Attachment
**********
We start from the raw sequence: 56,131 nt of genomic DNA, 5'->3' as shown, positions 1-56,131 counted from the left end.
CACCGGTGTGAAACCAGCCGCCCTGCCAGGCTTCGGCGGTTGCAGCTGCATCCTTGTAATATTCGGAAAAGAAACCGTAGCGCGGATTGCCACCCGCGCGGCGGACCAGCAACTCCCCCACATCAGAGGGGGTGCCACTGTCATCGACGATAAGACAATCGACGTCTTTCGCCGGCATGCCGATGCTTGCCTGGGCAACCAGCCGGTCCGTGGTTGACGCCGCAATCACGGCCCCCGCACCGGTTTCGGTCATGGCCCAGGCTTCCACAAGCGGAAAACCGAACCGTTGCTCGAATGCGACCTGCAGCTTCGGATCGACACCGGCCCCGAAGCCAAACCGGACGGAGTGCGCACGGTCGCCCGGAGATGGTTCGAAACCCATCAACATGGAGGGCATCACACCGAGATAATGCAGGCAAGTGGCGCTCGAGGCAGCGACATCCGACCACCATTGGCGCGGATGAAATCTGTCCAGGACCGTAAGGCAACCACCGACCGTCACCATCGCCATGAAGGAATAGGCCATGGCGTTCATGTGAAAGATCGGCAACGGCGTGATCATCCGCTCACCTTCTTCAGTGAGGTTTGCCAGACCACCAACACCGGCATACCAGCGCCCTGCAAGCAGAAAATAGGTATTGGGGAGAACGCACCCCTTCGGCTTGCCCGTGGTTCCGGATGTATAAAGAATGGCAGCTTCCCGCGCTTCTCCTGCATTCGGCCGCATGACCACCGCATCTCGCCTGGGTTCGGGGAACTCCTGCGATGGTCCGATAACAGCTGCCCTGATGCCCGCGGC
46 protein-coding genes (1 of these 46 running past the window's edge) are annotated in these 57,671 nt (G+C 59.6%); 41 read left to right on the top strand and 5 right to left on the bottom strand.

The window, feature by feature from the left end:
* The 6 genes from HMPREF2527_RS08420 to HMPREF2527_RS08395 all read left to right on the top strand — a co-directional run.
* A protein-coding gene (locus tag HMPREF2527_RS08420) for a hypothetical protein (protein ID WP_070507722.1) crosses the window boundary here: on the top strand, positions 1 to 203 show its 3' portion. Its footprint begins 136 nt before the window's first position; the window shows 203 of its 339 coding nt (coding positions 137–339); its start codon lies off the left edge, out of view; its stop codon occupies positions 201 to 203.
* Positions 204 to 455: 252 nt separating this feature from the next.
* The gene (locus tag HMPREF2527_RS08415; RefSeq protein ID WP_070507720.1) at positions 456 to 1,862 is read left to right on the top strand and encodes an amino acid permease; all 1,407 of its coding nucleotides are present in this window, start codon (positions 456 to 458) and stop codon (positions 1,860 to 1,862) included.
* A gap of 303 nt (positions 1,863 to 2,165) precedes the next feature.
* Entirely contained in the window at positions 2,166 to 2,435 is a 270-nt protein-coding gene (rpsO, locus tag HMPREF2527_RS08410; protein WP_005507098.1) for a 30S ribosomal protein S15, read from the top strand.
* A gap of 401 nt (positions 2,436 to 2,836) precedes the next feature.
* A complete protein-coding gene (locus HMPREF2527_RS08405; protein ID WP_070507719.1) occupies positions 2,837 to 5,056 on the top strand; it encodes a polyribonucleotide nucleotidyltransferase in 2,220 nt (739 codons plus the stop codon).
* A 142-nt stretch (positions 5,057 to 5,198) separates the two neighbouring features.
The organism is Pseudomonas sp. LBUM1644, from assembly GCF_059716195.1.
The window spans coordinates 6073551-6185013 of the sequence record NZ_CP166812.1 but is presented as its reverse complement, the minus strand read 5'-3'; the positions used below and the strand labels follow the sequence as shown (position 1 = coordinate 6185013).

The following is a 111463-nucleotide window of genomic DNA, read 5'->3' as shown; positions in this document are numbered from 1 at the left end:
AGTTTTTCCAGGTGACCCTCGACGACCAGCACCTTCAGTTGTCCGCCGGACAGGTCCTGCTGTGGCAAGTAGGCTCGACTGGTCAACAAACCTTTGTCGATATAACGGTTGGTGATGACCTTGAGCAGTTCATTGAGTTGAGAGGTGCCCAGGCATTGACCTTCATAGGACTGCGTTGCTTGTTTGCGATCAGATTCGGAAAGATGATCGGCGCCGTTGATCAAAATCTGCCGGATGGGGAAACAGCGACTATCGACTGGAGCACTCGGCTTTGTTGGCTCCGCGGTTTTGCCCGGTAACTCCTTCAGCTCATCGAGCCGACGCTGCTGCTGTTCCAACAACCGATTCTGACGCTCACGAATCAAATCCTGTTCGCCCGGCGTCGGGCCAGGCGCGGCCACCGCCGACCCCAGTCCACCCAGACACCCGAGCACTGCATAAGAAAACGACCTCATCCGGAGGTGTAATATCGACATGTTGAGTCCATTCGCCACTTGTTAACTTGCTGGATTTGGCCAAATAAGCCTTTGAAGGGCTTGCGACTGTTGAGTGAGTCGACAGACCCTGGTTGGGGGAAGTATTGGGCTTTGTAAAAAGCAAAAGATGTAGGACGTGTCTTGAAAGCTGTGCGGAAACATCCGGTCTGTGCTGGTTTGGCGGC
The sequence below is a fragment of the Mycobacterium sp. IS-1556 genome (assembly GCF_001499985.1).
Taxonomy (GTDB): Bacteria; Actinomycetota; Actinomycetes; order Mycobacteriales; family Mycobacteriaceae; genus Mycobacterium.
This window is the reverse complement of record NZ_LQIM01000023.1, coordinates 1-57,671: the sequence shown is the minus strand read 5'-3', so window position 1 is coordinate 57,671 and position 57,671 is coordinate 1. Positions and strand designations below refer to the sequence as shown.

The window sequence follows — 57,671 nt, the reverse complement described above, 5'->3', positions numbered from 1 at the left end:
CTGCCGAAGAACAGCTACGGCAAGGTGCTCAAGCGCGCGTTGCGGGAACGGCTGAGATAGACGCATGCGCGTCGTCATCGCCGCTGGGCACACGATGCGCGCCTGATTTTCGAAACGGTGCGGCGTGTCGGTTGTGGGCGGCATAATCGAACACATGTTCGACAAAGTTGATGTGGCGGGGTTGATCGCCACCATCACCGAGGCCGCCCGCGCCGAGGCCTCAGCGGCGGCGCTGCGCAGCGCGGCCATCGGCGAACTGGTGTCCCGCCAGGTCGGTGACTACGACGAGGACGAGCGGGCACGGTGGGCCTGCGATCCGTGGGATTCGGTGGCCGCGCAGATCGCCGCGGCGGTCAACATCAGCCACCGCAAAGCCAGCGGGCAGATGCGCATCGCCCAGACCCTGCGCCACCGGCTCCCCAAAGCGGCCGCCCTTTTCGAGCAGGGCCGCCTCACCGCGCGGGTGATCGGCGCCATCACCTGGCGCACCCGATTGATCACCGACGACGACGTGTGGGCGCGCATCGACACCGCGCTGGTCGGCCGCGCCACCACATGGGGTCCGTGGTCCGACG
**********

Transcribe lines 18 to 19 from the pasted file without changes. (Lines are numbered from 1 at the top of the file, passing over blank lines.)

The sequence below is a fragment of the Mycobacterium sp. IS-1556 genome (assembly GCF_001499985.1).
Taxonomy (GTDB): Bacteria; Actinomycetota; Actinomycetes; order Mycobacteriales; family Mycobacteriaceae; genus Mycobacterium.